Port Fairy is a coastal town in south-western Victoria, Australia.
- Area:113.024 km2
- Elevation:9 m
- Local Government Area:Moyne Shire Council
Port Fairy is a coastal town in south-western Victoria, Australia. It lies on the Princes Highway in the Shire of Moyne, 28 kilometres (17 mi) west of Warrnambool and 290 kilometres (180 mi) west of Melbourne, at the point where the Moyne River enters the Great Australian Bight.
Prior to British colonisation in the 19th century, the Port Fairy area, then known as Pyipkil or Ummut, was inhabited by the Pyipkil gunditj clan, also known as the Yarrer gunditj. They spoke the Peek Whurrong language. The region's ecology consisted of dense Banksia-dominated bushland and large swamps. The Pyipkil gunditj constructed stone and timber fishing-weirs called yereroc across creeks to catch fish and eels. They also cut canals called vam to drain swamps and made woven eel-pots called arabine to trap eels. The Eastern Maar people are now considered the traditional owners of the Port Fairy area.
In the early 19th centurywhalers and seal hunters used the coast in this region. The crew of the sealing cutter The Fairy (Captain James Wishart) reportedly gave the bay its current name in 1828. Whatever its origins, the name "Port Fairy" had come into general use by 1835.John Griffiths established a whaling station in 1835, and a store opened in 1839. In 1843 James Atkinson, a Sydney solicitor, purchased land in the town byspecial survey. He drained the swamps, subdivided and leased the land, and built a harbour on the Moyne River. He named the town "Belfast" after his hometown in Ireland.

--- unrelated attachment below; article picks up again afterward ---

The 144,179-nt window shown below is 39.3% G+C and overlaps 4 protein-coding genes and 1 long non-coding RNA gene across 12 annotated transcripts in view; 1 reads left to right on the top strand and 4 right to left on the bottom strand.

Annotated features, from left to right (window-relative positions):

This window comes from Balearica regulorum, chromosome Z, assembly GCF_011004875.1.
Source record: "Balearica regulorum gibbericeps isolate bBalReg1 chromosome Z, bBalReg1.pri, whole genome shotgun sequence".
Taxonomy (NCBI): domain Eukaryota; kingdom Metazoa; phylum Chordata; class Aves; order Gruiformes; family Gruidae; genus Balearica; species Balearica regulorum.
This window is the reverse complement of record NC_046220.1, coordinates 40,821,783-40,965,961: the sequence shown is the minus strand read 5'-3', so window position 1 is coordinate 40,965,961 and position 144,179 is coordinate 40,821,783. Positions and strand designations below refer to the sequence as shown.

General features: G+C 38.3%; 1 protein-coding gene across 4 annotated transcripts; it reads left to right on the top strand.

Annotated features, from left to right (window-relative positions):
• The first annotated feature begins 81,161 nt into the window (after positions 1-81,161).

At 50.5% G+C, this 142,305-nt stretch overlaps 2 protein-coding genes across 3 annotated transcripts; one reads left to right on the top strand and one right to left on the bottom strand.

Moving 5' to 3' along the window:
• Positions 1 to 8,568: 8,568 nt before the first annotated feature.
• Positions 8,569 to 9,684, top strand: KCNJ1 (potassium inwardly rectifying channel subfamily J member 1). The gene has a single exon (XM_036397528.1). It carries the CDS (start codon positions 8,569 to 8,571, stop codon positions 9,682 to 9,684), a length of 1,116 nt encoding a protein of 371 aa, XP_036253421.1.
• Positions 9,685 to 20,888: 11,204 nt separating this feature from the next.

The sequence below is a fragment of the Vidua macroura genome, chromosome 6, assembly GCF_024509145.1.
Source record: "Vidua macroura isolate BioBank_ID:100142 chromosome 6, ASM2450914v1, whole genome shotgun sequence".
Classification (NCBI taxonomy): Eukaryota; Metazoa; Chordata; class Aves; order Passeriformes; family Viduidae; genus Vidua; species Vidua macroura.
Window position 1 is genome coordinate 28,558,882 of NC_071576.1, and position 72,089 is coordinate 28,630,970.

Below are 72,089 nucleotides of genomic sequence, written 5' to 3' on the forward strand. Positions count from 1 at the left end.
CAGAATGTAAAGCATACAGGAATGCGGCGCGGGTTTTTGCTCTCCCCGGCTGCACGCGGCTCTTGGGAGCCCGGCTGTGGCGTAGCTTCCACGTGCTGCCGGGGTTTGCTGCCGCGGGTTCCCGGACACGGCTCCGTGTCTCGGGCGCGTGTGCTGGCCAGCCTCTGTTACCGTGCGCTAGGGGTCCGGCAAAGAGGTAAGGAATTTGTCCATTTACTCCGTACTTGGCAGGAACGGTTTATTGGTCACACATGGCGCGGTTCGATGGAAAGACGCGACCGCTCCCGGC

In the 1840s significant conflict between pastoral squatters andaboriginals occurred. 1842 saw 27squatters from the Port Fairy neighbourhood signing a letter toCharles Latrobe, the Superintendent of the Port Phillip District, reporting many "outrages" committed by the "natives" and requesting the government provide security. These clashes, later known as the Eumeralla Wars, formed part of the battle over land use and resources between traditional owners and Europeans across the Victoria's western district.The post office opened either in 1837 or on 1 July 1843 as "Port Fairy", but was renamed "Belfast" on 1 January 1854 before reverting to the original name on 20 July 1887.
Agriculture developed in the region, and Belfast became an important transport hub.
By 1857 the town had a population of 2,190. In 1887 the town was renamed "Port Fairy" as a result of an Act of Parliament.A railway extended to the town in 1890, but closed in 1977. It has been converted into the Port Fairy to Warrnambool Rail Trail.
The Port Fairy Magistrates' Court closed on 1 January 1990.
# Things to do